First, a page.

Jason Webster on Georges Simenon
None of the greats of crime writing have been as focussed on the poetry of their craft as the Belgian Georges Simenon. Where the centre of gravity in Conan Doyle and Agatha Christie is essentially the intellect, and in Raymond Chandler the physical body, Simenon’s writing springs from a realm of experience which we might call the ‘poetic self’. His books, not least his celebrated Inspector Maigret series, are rich with mood and atmosphere and hint at more than a simple crime and its solution. For Simenon, the detective novel is a format in which the writer can search for answers to questions beyond the simple ‘whodunnit’, probing at the matter of existence itself.
Simenon’s celebrity today rests in large part on his prodigious output – almost 200 published works, writing between four and six novels every year – and his legendary sexual conquests, claiming in old age to have made love to 10,000 women since the age of 13. These Olympian statistics have perhaps overshadowed his books in recent years and we have lost sight of the extraordinary quality – as opposed to mere quantity – of his writing. At a time when longer and more spectacular crime novels are being demanded, his slim volumes and efficient, elegant prose may appear out of fashion. Yet it was his body of work on which he wished to be judged; his ‘big novel’, he insisted was ‘the mosaic of all my small novels’. If he were writing now, one suspects he would be with independent publishers, or even publishing his books himself.
Central to everything Simenon wrote was what he called ‘the poetic line’. This was the feeling or atmosphere from which the characters, the story, the setting and everything in the novel was born. Sometimes he likened it to a colour, and he lived within its reality for the period in which he was writing the book – never more than ten or eleven days – often taking on the peculiarities of his characters while he got inside their skins, much like a method actor. These ideas originally came from somewhere in his subconscious: while taking a long walk he would see something that reminded him of a place or a person which would then become the trigger for the novel. He referred to this as being ‘in a state of grace.’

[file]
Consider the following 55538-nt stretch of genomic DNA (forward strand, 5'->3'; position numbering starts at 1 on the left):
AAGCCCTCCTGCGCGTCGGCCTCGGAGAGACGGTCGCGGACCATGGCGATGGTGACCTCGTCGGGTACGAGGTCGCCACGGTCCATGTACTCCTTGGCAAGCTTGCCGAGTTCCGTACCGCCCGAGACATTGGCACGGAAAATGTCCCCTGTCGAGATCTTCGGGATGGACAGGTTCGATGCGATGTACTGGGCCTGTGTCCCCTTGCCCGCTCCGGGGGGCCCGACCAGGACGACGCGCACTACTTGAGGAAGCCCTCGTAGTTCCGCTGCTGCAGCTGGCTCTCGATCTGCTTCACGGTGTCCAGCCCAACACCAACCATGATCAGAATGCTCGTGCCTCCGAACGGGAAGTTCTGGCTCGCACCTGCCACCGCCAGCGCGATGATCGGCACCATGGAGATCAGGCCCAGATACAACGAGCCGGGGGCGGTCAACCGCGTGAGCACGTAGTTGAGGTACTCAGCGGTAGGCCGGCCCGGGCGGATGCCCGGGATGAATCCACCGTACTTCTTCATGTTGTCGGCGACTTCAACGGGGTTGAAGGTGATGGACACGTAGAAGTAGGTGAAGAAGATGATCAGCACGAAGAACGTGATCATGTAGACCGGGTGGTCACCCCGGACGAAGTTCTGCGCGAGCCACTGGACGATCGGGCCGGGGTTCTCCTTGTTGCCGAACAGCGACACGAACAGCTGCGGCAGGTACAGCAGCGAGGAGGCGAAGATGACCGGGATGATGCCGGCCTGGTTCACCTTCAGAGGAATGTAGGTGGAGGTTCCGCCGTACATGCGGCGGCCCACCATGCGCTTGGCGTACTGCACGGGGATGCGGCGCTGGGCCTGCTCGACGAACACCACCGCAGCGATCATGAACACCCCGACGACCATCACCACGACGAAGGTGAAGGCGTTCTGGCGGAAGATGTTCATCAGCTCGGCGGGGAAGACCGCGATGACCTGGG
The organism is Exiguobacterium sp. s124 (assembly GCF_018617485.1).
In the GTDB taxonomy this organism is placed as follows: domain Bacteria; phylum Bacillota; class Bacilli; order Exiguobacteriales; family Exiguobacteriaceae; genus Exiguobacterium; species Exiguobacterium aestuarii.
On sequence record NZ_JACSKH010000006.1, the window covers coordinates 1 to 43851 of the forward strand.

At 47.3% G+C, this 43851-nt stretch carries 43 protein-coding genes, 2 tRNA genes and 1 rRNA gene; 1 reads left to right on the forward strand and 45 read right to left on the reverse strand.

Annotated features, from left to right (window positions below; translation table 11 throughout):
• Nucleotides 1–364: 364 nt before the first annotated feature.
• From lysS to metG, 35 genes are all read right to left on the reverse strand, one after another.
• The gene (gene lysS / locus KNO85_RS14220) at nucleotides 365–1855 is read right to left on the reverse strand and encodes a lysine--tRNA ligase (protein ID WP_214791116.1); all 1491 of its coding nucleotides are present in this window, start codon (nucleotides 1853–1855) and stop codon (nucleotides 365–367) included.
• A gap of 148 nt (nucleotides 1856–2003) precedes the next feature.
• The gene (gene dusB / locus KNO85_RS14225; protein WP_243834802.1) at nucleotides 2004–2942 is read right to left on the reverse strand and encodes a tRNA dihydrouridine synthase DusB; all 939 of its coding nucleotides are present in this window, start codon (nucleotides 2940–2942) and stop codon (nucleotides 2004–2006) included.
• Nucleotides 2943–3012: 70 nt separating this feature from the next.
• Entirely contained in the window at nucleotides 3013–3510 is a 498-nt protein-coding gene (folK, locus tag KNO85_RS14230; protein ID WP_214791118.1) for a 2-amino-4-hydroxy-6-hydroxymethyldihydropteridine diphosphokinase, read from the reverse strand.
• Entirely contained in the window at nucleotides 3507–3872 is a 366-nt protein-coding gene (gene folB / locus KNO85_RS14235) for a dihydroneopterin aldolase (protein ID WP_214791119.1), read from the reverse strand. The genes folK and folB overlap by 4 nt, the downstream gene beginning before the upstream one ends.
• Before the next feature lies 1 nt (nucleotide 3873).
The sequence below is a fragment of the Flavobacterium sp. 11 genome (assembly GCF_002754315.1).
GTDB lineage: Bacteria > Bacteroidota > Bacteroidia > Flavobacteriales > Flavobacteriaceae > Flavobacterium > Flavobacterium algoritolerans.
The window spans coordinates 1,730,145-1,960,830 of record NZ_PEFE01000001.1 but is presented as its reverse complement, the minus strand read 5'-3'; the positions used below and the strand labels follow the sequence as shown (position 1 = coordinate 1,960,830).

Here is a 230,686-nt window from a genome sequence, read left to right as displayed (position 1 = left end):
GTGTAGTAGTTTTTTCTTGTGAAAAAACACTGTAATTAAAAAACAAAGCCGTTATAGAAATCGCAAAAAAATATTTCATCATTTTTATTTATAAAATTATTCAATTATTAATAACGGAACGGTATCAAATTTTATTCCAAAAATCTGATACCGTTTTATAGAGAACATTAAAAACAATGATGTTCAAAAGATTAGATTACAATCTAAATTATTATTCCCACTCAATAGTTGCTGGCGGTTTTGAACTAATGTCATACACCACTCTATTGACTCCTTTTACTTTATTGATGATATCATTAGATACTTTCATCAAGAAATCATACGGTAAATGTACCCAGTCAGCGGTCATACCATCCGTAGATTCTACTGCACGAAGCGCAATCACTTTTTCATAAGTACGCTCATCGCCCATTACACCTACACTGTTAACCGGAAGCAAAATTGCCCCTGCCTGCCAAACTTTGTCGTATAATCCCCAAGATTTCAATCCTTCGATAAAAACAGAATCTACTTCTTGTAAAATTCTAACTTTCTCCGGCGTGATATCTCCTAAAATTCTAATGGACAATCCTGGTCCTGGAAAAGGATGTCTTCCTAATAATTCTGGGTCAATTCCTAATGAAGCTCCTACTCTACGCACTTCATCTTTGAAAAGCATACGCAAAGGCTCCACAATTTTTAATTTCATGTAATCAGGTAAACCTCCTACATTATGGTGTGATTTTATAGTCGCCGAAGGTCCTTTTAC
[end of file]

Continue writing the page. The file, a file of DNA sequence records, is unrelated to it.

‘[I] empty myself of all preoccupations that personally affect me, the man called Simenon, so as to become a sort of sponge which can absorb other people’s personalities, live through other people’s memories, and finally bring them out again – breathe them out – in the form of literature.’
It was in this exceptional state that he was able, like the artisan he saw himself as, to carve out novels of powerful resonance populated by characters who live fully in three dimensions, who have, as he put it, a ‘poetic aura’.
Personally, what makes a Simenon novel so memorable is less what actually happens than this feeling and atmosphere that it evokes. Maigret might spend half the story simply following a suspect around Paris in the rain, and it is gripping because I am there with him in the smoke-filled bar, condensation dripping down the inside of the windows, watching for the man to make one tiny mistake that will give him away.
And I care because his characters have substance and weight and speak to me, like the characters of Borges, Stendhal and Dostoyevsky, in the searching, illuminating language of poetic truth.
Jason Webster is the author of the Chief Inspector Max Cámara crime series set in Spain. His latest instalment, Blood Med sees Cámara back in Valencia exploring the political and social problems of contemporary Spain.